The NCAA March Madness college basketball tournament took its annual bite out of syndication in the week ending March 22. In addition to preemptions on CBS affiliates, programs also faced stronger than usual competition from the broadcast and cable runs of the numerous early round games.
That said, Debmar-Mercury’s Family Feud, hosted by Steve Harvey, bucked the trend, inching up 2% to a 6.5, and beating CBS Television Distribution’s long-standing second-ranked Jeopardy! in households for the first time. The two shows have tied once in the past and Family Feud has been the game leader among women 25-54 for months. Jeopardy!, meanwhile, declined 6% to a 6.3. Feud, which was up 23% from last year at this time, also came within a tenth of CTD’s long-standing game leader Wheel of Fortune, which weakened 3% to a 6.6. Both Wheel and Jeopardy! were at a 11-week lows.
Disney-ABC’s Who Wants to Be a Millionaire climbed 6% to a 1.8, although it was down 18% from last year at this time.
MGM’s video variety show RightThisMinute dipped 7% to a 1.4, matching its season low.
Magazines, which mostly air in access, were mixed. CTD’s leader Entertainment Tonight, which was preempted enough that some days were broken out of its ratings average, edged ahead 3% to a 3.4. CTD’s Inside Edition eroded 7% to a 2.8. Warner Bros.’ TMZ was flat at a 2.1. NBCUniversal’s Access Hollywood had the largest weekly increase in the category, spiking 6% to a 1.8. Warner Bros.’ Extra held steady at a 1.5. Twentieth’s Dish Nation held at a 1.2 and for the first time ever beat CTD’s The Insider, which did not air in five of the top nine markets on both March 19 and 20 due to basketball, and as a result lost 17% to a new season-low 1.0. At the back of the pack, Trifecta’s OK! TV was unchanged at a 0.2.
In daytime, CTD’s Dr. Phil extended its talk lead, leading the category for the tenth straight week and the 25th time in the past 29 weeks, despite being in mostly reruns. Phil dipped 3% to a 3.0, but improved 11% from last year at this time, the second biggest annual gain of any talker. Among women 25-54, Phil led the pack at a 1.5.
In second place, Disney-ABC’s Live with Kelly and Michael eased 3% to a 2.9. Warner Bros.’ Ellen DeGeneres rebounded 8% to a third-place 2.6. NBCU’s Steve Harvey grew 6% to a 1.9, tying NBCU’s Maury, which was flat.
Debmar-Mercury’s Wendy Williams climbed 6% to a 1.7, and jumped 21% from last year at this time, the genre’s biggest annual gain. Among women 25-54, Wendy scored a 1.3, in fifth place behind Dr. Phil at a 1.5 and Live, Ellen and Maury, all of which tied at a 1.4.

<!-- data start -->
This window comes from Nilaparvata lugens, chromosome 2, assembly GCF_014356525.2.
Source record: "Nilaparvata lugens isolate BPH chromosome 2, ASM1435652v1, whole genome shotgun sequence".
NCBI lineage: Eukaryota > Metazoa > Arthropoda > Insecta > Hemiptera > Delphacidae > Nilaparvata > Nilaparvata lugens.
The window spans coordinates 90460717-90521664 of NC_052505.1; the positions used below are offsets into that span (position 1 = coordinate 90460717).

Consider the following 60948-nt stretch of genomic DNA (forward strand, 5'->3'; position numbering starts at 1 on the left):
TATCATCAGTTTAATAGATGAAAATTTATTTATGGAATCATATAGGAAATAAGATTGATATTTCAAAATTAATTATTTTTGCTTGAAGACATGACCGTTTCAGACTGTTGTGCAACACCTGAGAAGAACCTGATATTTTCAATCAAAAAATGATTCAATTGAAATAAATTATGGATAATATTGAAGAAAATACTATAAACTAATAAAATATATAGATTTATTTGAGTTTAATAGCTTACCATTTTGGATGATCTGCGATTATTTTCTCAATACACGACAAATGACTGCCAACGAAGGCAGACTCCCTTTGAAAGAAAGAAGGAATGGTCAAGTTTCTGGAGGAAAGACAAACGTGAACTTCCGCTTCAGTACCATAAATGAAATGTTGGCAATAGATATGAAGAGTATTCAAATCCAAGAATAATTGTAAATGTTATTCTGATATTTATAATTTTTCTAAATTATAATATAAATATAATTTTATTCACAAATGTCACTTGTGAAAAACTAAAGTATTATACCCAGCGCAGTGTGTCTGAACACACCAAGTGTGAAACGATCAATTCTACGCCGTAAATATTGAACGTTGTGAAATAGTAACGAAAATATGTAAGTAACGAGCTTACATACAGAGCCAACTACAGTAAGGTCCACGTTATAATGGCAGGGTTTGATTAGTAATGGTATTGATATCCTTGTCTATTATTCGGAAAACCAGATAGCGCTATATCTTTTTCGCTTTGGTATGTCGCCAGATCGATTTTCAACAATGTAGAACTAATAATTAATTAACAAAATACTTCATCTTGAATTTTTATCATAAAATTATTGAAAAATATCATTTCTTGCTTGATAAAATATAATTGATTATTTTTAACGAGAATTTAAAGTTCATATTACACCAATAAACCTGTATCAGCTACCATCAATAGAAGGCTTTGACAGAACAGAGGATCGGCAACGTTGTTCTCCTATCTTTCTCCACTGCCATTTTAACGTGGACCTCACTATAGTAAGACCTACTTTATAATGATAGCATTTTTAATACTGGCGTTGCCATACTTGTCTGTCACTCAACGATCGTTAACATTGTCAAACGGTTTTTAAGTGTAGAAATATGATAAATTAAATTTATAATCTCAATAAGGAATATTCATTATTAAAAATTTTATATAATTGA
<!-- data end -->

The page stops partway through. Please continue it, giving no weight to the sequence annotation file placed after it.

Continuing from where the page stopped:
SPT’s Dr. Oz saw talk’s largest year-to-year decline, dropping 30% to a 1.4, but added 8% from its prior week’s 1.3, a season low. CTD’s Rachael Ray and NBCU’s Steve Wilkos both rallied 8% to a 1.4 to tie Oz. NBCU’s Jerry Springer remained at a 1.3. CTD’s The Doctors gave back 9% to a 1.0. SPT’s Queen Latifah, whose run is nearly done, was flat at a 0.8. Meredith’s The Better Show, which finishes out its run at the end of this season, also was flat at a 0.1.
Among the first-run rookie strips, CTD’s Hot Bench finished first for the 27th week in a row with a steady 1.6 in households. Debmar-Mercury’s Celebrity Name Game climbed 8% to a second-place 1.4. NBCU’s Meredith Vieira improved 10% to a 1.1, tying Warner Bros.’ The Real, which was flat. The Real led the rookies among women 25-54 with a 0.9. Trifecta’s Judge Faith added 14% to a 0.8.
CTD’s Judge Judy, syndication's highest court, was in repeats on four of the five days and slipped 10% to a 6.1. Warner Bros.’ People’s Court recovered 13% to a 1.8. Twentieth’s Divorce Court lost 7% to a 1.4. Warner Bros.’ Judge Mathis was flat at a 1.3, tying MGM’s Lauren Lake’s Paternity Court, which rallied 8%.
Among the off-net sitcoms, Warner Bros.’ The Big Bang Theory heated up 7% to a 6.1. Twentieth’s Modern Family inched up 3% to a 3.9. Warner Bros.’ Two and a Half Men dipped 3% to a 3.0. Warner Bros.’ rookie Mike and Molly and Twentieth’s Family Guy each were flat at a 2.3. Twentieth’s How I Met Your Mother and SPT’s Seinfeld each were stable at a 2.2 and 2.0, respectively. Twentieth’s The Cleveland Show clocked a 12% increase to a 1.9. Warner Bros.’ The Middle remained at a 1.7, while Twentieth’s King of the Hill climbed 7% to a 1.6.